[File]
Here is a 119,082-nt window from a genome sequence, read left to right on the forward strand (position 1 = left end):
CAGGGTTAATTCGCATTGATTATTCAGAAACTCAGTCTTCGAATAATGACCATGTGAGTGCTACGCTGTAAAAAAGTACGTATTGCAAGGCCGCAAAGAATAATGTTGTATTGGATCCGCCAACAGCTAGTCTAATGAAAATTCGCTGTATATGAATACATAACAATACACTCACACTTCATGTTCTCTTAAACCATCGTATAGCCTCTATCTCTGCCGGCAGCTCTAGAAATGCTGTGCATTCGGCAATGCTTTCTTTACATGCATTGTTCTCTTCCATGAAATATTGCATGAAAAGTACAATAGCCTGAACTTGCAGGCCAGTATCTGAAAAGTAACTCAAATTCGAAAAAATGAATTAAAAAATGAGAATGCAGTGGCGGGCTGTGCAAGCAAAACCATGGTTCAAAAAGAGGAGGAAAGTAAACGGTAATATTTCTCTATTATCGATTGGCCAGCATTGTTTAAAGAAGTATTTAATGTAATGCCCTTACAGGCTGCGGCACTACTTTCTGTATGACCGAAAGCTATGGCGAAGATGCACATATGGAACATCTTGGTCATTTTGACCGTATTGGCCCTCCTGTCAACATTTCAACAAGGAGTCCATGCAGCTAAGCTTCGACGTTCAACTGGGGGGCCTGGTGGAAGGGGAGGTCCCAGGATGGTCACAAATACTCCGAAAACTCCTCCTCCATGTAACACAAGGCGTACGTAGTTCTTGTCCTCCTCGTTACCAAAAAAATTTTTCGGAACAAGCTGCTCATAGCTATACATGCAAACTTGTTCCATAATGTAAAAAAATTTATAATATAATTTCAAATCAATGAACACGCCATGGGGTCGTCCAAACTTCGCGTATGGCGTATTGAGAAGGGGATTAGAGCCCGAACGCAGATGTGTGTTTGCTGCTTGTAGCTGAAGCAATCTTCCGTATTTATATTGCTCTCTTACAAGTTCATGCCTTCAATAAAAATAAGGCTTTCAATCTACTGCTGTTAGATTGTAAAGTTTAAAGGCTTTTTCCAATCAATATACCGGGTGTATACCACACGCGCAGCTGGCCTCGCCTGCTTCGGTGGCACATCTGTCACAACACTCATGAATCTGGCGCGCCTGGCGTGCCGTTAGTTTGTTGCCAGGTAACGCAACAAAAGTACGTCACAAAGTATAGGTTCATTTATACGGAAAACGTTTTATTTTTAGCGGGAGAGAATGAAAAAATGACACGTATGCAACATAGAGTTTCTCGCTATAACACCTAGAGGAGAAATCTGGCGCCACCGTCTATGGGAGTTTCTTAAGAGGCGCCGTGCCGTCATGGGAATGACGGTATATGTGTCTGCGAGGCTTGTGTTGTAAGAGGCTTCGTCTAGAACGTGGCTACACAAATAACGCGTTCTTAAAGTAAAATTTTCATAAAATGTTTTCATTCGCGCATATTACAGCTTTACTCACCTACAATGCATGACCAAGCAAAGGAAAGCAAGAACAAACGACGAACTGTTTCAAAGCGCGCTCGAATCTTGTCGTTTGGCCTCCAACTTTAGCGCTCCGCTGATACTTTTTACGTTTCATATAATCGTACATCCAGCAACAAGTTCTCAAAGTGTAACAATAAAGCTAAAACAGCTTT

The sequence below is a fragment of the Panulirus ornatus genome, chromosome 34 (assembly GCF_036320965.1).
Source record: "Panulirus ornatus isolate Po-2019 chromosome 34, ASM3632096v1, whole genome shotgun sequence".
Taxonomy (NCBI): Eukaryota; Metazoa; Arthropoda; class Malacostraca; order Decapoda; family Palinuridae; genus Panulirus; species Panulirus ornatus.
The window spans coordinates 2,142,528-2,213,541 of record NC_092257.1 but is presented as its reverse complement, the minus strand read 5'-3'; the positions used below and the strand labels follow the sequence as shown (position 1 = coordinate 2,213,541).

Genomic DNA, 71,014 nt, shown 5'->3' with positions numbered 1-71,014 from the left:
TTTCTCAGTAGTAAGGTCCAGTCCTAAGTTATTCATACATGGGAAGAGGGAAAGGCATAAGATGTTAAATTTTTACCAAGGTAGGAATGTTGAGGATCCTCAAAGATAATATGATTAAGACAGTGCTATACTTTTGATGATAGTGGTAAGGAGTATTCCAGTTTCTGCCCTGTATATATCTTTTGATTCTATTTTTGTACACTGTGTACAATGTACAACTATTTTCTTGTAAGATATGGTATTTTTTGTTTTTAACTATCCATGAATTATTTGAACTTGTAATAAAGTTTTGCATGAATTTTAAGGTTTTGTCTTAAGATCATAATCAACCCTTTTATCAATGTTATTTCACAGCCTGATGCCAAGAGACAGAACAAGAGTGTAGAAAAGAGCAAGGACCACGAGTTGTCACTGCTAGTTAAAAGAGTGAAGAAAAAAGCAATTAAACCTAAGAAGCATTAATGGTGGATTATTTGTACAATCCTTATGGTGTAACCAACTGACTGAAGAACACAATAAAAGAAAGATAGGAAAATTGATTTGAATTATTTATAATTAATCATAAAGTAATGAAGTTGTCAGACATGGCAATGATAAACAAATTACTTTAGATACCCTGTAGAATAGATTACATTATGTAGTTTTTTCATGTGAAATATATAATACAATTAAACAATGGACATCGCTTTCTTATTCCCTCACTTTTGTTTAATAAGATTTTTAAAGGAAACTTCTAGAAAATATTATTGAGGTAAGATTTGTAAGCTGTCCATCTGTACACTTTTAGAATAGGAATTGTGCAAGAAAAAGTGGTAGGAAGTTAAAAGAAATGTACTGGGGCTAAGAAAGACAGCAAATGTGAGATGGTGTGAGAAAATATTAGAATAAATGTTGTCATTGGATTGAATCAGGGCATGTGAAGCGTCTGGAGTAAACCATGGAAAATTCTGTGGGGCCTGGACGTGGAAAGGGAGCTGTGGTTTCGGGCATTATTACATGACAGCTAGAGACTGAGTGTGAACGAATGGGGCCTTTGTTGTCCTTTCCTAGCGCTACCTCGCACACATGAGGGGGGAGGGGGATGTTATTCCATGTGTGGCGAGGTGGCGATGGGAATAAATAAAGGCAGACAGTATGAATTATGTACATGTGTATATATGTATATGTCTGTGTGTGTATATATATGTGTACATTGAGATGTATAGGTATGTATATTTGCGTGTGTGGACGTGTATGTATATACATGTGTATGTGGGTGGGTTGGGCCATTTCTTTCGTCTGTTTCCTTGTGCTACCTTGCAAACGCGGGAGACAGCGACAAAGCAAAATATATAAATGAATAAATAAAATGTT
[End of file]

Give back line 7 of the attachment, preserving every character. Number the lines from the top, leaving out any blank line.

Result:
Genomic DNA, 71,014 nt, shown 5'->3' with positions numbered 1-71,014 from the left: